I think commutative is the correct word here. Reflexive for = would mean "is it always true that a thing is equal to itself?" Clojure = is reflexive most of the time except for the weird value ##NaN, and for any Java objects that are not reflexive for the .equals method (I don't know which objects might be non-reflexive that way, if any).


ah yes. it is the symmetric property that a=b -> b=a. had my term wrong

Alex Miller (Clojure team)17:11:28

I ran the Clojure build with it and everything passed

💯 8
✔️ 12
🎉 8

Amazon is not the first company on my mental list of companies that might do such a thing, but it certainly makes sense for them to do.

Alex Miller (Clojure team)17:11:17

they’re not the only ones - Red Hat is doing it as well, and the AdoptOpenJDK too

Alex Miller (Clojure team)17:11:03

I’m a little unclear whether Oracle’s goal was to a) make money, b) stop doing old version maintenance, or both. They may be succeeding spectacularly with b and completely failing at a.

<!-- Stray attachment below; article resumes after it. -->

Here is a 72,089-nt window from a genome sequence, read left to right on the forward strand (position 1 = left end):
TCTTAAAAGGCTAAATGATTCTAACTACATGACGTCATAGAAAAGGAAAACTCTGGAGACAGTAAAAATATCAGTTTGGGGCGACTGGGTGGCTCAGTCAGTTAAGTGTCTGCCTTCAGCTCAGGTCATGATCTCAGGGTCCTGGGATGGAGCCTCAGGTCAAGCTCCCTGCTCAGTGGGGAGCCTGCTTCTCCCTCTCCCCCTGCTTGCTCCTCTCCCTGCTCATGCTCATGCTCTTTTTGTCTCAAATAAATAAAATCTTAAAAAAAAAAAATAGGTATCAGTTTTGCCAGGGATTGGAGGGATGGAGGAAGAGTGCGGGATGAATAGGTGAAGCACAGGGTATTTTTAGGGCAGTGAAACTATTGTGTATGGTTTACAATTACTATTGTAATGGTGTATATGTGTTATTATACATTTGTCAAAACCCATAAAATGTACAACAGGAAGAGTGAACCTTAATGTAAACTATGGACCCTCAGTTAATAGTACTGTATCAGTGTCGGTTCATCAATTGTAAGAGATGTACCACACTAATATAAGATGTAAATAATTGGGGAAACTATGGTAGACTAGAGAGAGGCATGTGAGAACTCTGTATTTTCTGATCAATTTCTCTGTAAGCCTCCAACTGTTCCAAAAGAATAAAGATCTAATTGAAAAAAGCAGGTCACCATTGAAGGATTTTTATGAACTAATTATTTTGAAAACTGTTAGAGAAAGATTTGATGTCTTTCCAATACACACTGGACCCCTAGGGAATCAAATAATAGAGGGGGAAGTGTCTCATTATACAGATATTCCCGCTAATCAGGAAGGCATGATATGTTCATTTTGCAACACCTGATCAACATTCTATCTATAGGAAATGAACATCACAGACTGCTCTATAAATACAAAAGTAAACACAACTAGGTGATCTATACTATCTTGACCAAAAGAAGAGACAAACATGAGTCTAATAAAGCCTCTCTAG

Alex Miller (Clojure team)17:11:59

tbh, I’m pretty happy they’ve driven multiple industry players to commit the resources to make good free versions with support

💯 20

No support, but if you're looking for builds only, Alexey Shipilev has a nice build server


has ARM builds there, too, if you like running JDK 12 on a raspberry pi

💪 8

I wonder what the relation is between Corretto and the AWS Lambda runtime


@alexmiller what is getting you excited about Corretto exactly? I looked at it and wasn't particularly bothered.


I'm hoping I've missed something 😄


it means there's someone supporting 1.8, many clojure libraries don't work well with versions after 1.8


@dominicm it is committed support


that's super exciting 🙂


it's still openJDK